Investors must look at tax implications

Your Money

December 31, 2006|By Humberto Cruz | Humberto Cruz,Tribune Media Services

Most American investors favor what I've long considered a smart long-term strategy, investing in the stocks of companies that consistently increase their dividends.

But they do it without much understanding of the benefits, including superior compounded returns over time and a preferential tax rate.

That is one finding among many that emerged from a comprehensive survey by Eaton Vance Corp., a Boston-based investment management firm, underscoring a continued and major need for investor education.

As in previous years, the eighth annual Eaton Vance survey shows investors are still struggling to understand the tax implications of investing. I was struck by a lack of fundamental knowledge about tax-deferred plans that can cost investors dearly in unnecessary taxes.

For example, fewer than half of the 1,209 investors surveyed nationwide by the firm Penn, Schoen & Berland Associates understood that municipal bond funds and tax-managed stock mutual funds are most appropriate for accounts held outside tax-deferred qualified retirement plans.

That's because the interest from municipal bonds is free of taxes. But if a municipal bond fund were held in a tax-deferred retirement account such as a deductible individual retirement account, the interest would be taxed as ordinary income when the money is withdrawn. In essence, you'd be converting tax-free income into taxable income.

Tax-managed stock mutual funds, meanwhile, try to keep taxable distributions to a minimum. If you hold such a fund more than a year before selling it, gains would be taxed as long-term capital gains subject to a maximum 15 percent tax rate. But if you hold the fund as part of a deductible IRA, all gains on withdrawal would be taxed as ordinary income, subject to a higher tax rate of up to 35 percent.

In a similar finding, only 39 percent of investors said that tax-deferred variable annuities are most appropriate outside a qualified retirement plan, one subject to favorable tax treatment.

To be sure, annuity sellers contend that the insurance features of variable annuities, including the option to receive guaranteed lifetime income, make them appropriate for qualified plans and justify the additional insurance costs.

Every year since 1999, industry figures show most sales of variable annuities have been as part of qualified plans (to my mind because money being rolled over into IRAs from 401(k) and similar employer plans presents a juicy target for aggressive variable-annuity sellers).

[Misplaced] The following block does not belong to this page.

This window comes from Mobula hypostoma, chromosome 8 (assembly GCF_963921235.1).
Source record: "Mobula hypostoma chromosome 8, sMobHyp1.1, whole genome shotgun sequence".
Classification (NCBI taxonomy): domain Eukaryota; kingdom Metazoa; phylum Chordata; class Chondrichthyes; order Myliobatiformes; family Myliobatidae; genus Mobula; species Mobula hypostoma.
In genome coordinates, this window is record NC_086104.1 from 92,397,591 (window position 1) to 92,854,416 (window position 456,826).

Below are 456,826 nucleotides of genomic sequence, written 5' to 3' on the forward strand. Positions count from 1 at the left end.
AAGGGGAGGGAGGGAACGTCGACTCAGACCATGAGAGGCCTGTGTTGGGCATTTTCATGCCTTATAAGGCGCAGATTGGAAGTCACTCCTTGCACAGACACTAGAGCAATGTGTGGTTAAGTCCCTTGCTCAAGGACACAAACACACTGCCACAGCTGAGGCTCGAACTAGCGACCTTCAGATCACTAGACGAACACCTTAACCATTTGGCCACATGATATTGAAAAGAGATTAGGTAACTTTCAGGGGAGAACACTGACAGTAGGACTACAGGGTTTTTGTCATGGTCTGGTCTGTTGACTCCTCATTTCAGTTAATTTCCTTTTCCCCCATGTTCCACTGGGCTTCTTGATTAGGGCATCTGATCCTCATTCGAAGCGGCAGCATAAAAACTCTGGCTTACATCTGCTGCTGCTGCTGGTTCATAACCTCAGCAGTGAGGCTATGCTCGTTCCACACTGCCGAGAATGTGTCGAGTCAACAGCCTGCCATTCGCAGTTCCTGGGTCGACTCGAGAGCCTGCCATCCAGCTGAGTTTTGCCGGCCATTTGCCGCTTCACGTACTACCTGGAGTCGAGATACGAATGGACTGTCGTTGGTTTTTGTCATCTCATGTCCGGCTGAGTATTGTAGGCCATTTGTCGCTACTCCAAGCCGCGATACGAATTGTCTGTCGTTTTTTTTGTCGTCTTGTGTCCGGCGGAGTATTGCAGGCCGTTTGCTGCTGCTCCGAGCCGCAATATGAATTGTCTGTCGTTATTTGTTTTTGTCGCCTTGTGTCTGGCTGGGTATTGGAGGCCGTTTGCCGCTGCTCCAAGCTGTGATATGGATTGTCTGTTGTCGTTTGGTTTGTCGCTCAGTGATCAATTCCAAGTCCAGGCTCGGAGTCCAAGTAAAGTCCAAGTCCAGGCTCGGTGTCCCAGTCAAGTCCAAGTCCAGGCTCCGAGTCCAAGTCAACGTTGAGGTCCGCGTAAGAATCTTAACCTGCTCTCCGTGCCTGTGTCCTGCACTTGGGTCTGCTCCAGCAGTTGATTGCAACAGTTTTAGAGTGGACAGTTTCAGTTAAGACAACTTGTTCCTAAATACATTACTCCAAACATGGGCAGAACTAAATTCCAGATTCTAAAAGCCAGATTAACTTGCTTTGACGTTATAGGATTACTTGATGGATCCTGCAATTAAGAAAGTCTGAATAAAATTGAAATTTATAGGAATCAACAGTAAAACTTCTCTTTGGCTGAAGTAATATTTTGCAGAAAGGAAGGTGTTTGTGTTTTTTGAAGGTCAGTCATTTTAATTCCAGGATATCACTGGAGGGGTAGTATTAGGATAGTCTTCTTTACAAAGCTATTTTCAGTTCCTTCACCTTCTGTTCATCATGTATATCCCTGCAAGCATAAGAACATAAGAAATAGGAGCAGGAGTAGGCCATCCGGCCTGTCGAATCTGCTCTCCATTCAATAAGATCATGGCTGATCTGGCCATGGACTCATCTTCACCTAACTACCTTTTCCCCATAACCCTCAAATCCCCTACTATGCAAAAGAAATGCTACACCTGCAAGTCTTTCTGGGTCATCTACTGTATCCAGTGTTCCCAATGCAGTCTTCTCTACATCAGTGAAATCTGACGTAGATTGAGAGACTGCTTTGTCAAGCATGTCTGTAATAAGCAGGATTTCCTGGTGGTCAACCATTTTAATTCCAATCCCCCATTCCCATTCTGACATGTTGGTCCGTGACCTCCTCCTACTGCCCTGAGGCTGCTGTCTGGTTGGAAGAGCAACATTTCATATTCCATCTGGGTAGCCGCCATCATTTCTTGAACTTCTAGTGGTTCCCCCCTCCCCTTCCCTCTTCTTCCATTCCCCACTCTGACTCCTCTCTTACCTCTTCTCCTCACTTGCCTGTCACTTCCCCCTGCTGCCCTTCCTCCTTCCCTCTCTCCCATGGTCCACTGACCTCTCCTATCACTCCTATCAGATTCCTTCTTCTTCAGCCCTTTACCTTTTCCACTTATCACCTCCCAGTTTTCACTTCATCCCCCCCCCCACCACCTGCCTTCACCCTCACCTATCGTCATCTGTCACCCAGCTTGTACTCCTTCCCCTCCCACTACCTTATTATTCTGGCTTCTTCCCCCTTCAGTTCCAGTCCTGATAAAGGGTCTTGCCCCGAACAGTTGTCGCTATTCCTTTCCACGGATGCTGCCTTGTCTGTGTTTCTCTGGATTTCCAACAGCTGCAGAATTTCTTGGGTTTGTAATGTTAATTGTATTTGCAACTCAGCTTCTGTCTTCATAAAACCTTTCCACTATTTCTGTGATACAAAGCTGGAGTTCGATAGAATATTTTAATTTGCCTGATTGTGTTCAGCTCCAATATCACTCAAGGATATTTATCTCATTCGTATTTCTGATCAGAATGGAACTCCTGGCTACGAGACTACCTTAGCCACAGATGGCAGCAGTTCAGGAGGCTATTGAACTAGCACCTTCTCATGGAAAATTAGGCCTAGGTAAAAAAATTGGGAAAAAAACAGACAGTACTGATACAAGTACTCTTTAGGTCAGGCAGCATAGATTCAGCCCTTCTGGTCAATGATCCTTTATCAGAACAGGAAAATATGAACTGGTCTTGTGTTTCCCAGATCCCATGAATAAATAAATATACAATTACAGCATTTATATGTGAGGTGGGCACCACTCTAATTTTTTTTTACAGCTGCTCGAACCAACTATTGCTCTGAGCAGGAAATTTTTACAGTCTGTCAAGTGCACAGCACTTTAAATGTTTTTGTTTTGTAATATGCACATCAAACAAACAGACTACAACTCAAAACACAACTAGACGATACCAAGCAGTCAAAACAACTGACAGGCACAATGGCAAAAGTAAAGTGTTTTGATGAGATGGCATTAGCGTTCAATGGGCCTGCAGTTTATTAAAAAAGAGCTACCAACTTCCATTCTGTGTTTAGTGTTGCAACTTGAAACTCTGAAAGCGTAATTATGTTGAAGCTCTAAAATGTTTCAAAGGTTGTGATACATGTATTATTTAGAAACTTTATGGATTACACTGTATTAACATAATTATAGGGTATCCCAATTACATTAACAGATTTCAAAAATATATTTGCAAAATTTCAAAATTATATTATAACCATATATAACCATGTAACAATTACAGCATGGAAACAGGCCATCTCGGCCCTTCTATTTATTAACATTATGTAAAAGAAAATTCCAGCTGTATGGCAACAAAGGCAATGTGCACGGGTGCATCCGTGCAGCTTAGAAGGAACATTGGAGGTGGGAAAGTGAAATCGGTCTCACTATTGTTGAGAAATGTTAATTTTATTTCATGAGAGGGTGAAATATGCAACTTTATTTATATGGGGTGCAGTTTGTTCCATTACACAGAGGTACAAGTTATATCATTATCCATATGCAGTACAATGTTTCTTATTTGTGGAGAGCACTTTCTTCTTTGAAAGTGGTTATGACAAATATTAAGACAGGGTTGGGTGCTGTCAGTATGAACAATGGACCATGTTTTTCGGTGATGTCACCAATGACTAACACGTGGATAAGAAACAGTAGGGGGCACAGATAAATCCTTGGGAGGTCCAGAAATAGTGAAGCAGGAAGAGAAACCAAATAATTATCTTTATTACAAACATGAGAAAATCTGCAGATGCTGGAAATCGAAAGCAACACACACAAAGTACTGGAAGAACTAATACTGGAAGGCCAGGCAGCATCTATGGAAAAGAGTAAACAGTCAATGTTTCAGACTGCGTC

But what many investors don't appear to realize - and this is the point of the Eaton Vance survey - is that using a variable annuity to fund a qualified retirement plan does not provide any tax deferral beyond that already offered by the plan itself.

Therefore, if your only goal is tax deferral and you don't care about the annuity insurance features, you'll do well to contribute the maximum to your qualified plans first before investing in a deferred variable annuity (if you invest in one at all).

Conclusion? "The need for better education about proper `asset location' is acute across all categories of investors," the Eaton Vance survey said. (Asset location refers to whether a particular type of asset is considered more appropriate for a taxable or tax-deferred account.)

And these are not investment novices - all investors in the survey are at least 25 years old and have a portfolio of at least $50,000, including 71 percent with more than $100,000 and one in seven with over $1 million.

Among this above-average group in terms of assets, a mere 3 percent knew that 64 percent of the historical return of stocks, as measured by the Standard & Poor's 500 index, has come from reinvested dividends. (Most thought the portion of returns attributed to dividends would be 33 percent or less.) Only 15 percent knew that, over the past 10 years, dividend-paying stocks have outperformed nondividend payers in the index.

Most surprising to me, despite the often acrimonious political debate since the tax rate for dividends was cut in 2003, just 30 percent of investors know that the top tax rate for qualifying stock dividend income is 15 percent. (Still, that's twice as many as got the answer right last year.)

Not knowing these benefits hasn't deterred investors from embracing dividend-paying stocks (58 percent of those surveyed say they invest in them). And nearly three times as many investors (45 percent) said they increased investment in dividend-paying stocks over the past three years compared with those who said they decreased such investments (16 percent).

Half of investors who increased investments in dividend-paying stocks said the reduction in tax rates in 2003 (good for them, they were aware of it) was at least a minor factor in their decision.

Humberto Cruz writes for Tribune Media Services.

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